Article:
On the day the University of Minnesota approved spending an additional $40 million on its new on-campus football stadium, school President Robert Bruininks said money will not be an issue in the search for a new coach.
Despite the increased pricetag for the stadium and a $4 million combined buyout owed to ousted football coach Glen Mason and men's basketball coach Dan Monson, Bruininks said he assured Athletic Director Joel Maturi that he will commit the financial resources to hire a "first-rate" coach.
Don't count on Minnesota following the same model as Alabama, which reportedly gave Nick Saban an eight-year, $32 million contract Wednesday. But Bruininks said the school will not operate on the cheap.
"I don't want these buyouts to jeopardize our competitiveness in this search," Bruininks said.
The symmetry of the events Wednesday was unmistakable. School officials unveiled the schematic design of TCF Bank Stadium while pushing forward with the process that will identify a coach who will presumably lead the Gophers into their new home, scheduled to open in 2009.
The school is expected to finalize a contract today with the search firm that will aid the hiring process.
Maturi, who reiterated his desire to have a coach in place by the end of the month, said he expects the school and the firm will compile a list of 10 to 12 candidates who are "highly active."We don't know immediately who's interested and who's not," Maturi said. "Tony Dungy might be at the top of my list, but it's my understanding he may not be interested. You have to make sure those kinds of things are determined."
Dungy, the former Gophers quarterback and current Indianapolis Colts coach, told reporters Tuesday that he is not interested in the job. Bruininks indicated the school will still pursue Dungy, calling him a "dream candidate."I think you have to take him at his word [that he's not interested]," Bruininks said. "But we're a fairly persistent lot around here."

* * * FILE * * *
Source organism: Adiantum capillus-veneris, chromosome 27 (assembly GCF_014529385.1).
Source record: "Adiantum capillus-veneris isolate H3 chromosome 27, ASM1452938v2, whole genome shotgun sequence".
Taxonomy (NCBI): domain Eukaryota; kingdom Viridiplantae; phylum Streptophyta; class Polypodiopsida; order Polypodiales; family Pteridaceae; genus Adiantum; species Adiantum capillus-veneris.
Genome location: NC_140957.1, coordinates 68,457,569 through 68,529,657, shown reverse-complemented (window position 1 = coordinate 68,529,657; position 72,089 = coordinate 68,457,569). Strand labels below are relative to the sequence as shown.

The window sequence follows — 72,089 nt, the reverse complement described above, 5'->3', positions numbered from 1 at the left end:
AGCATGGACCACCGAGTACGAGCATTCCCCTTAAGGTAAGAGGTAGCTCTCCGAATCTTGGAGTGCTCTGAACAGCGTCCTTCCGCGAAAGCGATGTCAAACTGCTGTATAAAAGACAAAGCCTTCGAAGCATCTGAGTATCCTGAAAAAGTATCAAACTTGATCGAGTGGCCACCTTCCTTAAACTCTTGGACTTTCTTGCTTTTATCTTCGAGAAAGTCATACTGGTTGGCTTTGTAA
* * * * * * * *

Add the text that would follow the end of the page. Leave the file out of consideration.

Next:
It's safe to assume Dungy's name was included in several of the 119 e-mails Maturi received from fans Tuesday. Maturi said he will give the search firm his own list of candidates while also relying on input from the firm, which has a more extensive coaching database.
"They will probably give me some names that they think might fit our profile, and I will also give them some names that I want to make sure they look into," he said.
Maturi said the school might put together an advisory committee that interviews the finalists but added: "We will not be parading candidates on campus."
The school is operating under a time constraint because national signing day for high school recruits is Feb. 7. Both Maturi and Bruininks, however, said they don't believe the timing will negatively affect their search.
"A number of major universities have hired their coaches in less than four weeks," Bruininks said. "You don't start out with a blank slate here. Any good athletic director has a list in his back pocket when it comes to any sport. That's no exception here."
Bruininks reiterated that he expects the new coach to sell the program publicly and do a better job of recruiting instate recruits -- two areas that were noticeably lacking under Mason. While not mentioning Mason directly, Bruininks made it clear those areas should be priorities, not a burden.
"You have to work very hard to close your borders," Bruininks said. "I don't know a leading coach in a revenue sport who succeeds without getting the best athletes to stay in the state. Now, you don't keep them all. There are a lot of reasons kids make those choices. But I think the first goal is to close your borders. Make it tough. Build a really strong relationship with the high school coaches and the youth communities of Minnesota.
"To me, a part of coaching is a responsibility to give something back to the broader community and to try and inspire young people to think about the University of Minnesota. It doesn't take a lot of time to do that. You do an occasional clinic or an occasional speech."
As he stood in front of the schematic designs of the new stadium, Bruininks, an avid horseman, spoke optimistically about the future of the football program, saying there is "absolutely no reason" why the Gophers shouldn't be able to compete for the Big Ten championship.
"My great aspiration is to put myself in the saddle and ride in the Rose Bowl parade," he said.